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Dare We Say It? Economic Indicators Improve for Commercial Real Estate

Ross Moore has changed his outlook for the better in these last few weeks of 2010.

As national chief economist for commercial real estate services company Colliers International, Moore follows about 100 economic indicators that keep his finger on the pulse of the economy and the commercial real estate industry. And since the beginning of the fourth quarter, that pulse has quickened.

“With the exception of housing and unemployment, most of the signals I’m seeing are positive, which does suggest pretty good growth next year,” says Moore.

In particular, the 10-year Treasury yield reversed a year-long decline. It climbed to 3.5% on Dec. 15, up more than a percentage point from the 16-month low of 2.4% on Oct. 8. The critical benchmark for commercial real estate lending has since come down slightly and stood at 3.3% on Dec. 21, but is still well up from the recent low.

To Moore, that change signals that investors are expecting stronger performance from the economy than they were just a few months ago. “I look at that rise in 10-year rates as a barometer of future economic growth,” he says. “That may lead to inflation, but I don’t see it as a direct response to investors’ read on future inflation – I’m very much in the glass-that’s-half-full camp.”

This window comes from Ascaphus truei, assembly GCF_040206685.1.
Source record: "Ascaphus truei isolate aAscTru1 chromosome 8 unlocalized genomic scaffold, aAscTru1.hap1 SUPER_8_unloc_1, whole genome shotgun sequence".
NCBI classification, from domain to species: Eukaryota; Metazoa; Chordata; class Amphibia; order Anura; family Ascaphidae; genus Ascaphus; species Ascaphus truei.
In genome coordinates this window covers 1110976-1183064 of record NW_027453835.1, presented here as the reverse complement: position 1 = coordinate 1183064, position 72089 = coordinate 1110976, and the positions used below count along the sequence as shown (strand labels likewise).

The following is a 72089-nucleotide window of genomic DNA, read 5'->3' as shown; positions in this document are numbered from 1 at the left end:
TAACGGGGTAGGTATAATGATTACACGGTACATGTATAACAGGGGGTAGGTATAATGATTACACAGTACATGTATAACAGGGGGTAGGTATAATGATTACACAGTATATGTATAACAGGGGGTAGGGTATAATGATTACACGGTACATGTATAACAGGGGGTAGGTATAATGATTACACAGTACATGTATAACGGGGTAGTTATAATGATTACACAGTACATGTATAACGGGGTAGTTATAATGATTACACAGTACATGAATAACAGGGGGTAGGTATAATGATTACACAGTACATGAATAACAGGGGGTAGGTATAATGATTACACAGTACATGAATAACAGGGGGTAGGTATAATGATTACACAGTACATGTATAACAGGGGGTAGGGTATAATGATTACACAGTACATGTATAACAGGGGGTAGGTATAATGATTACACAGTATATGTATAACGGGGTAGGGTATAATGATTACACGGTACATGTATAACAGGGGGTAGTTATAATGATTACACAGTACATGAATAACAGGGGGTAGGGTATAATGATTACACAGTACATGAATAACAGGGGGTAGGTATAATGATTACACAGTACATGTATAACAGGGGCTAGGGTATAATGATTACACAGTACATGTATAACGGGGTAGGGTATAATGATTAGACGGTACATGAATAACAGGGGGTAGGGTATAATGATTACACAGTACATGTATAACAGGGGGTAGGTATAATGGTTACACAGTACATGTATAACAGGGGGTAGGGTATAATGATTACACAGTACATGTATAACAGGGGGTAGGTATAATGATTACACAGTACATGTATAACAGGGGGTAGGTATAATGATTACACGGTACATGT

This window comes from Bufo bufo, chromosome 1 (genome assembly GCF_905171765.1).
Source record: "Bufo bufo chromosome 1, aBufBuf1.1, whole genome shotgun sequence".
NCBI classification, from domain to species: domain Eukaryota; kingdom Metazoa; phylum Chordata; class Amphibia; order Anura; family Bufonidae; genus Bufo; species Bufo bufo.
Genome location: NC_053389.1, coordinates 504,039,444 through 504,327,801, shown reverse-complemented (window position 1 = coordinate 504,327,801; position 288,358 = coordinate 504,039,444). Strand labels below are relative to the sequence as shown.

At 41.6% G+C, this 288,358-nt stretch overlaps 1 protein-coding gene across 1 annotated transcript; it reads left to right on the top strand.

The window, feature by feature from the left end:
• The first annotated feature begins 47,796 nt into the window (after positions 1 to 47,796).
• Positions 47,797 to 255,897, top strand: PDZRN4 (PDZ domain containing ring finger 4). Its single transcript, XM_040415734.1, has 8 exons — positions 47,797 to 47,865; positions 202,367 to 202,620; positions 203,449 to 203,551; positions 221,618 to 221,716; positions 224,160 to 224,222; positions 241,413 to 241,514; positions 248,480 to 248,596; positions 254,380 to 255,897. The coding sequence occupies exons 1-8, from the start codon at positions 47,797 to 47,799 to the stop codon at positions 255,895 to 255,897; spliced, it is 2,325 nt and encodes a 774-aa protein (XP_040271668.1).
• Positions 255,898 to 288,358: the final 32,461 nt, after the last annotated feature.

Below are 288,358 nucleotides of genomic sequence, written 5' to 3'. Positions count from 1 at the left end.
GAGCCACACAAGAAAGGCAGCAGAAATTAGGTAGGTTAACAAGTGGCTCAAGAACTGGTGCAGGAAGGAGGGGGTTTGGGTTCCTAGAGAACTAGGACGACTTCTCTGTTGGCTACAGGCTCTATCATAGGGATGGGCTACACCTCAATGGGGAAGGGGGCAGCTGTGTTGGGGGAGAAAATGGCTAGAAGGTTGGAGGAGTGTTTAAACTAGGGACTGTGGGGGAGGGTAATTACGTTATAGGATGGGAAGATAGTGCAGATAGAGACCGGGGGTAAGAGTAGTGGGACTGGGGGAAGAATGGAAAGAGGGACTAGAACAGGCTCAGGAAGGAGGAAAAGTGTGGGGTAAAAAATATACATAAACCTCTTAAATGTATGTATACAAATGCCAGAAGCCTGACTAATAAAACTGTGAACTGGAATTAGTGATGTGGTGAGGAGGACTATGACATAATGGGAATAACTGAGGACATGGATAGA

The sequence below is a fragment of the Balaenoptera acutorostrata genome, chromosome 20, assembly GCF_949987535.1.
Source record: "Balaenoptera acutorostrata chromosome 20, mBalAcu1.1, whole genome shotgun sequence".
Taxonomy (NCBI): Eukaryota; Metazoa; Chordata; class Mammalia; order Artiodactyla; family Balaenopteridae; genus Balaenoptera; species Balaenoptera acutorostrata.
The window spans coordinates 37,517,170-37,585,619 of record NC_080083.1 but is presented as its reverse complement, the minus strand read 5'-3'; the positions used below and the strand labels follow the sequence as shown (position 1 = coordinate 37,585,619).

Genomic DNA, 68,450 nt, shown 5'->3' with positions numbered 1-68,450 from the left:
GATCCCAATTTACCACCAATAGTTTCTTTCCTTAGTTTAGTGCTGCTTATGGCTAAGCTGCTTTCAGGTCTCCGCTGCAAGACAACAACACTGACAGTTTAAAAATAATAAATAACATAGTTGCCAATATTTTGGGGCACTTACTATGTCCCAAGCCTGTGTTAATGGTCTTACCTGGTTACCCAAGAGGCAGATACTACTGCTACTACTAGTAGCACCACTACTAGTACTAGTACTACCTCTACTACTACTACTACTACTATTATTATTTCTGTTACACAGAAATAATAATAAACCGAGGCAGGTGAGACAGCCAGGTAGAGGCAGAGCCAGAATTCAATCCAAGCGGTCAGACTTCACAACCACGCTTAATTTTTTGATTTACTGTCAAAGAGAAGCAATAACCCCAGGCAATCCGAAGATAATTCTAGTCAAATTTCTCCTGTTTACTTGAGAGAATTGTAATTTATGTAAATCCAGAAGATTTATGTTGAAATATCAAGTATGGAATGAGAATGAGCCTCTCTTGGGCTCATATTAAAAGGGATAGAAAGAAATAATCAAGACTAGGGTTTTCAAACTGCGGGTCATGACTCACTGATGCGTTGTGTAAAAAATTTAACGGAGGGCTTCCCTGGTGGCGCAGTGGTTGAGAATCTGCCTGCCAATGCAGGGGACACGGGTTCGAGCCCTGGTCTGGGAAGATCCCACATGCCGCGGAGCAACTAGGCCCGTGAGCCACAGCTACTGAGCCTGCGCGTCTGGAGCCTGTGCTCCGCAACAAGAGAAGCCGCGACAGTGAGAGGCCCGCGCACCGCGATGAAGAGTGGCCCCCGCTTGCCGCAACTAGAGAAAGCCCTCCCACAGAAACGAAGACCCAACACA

The jobs dilemma

What could be giving investors the notion of better days ahead? Probably not November’s employment growth. With only 50,000 new jobs in the private sector, hiring failed to prevent an increase in the unemployment rate to 9.8%.

Then again, employment is on an upward track despite the disappointingly slow pace of recovery. The Bureau of Labor Statistics revised September’s job losses from 41,000 to a less-daunting 24,000, and revised the October numbers to a gain of 172,000, up from the previously reported 151,000 jobs. Employment has grown by an average of 86,000 jobs per month Since December 2009.

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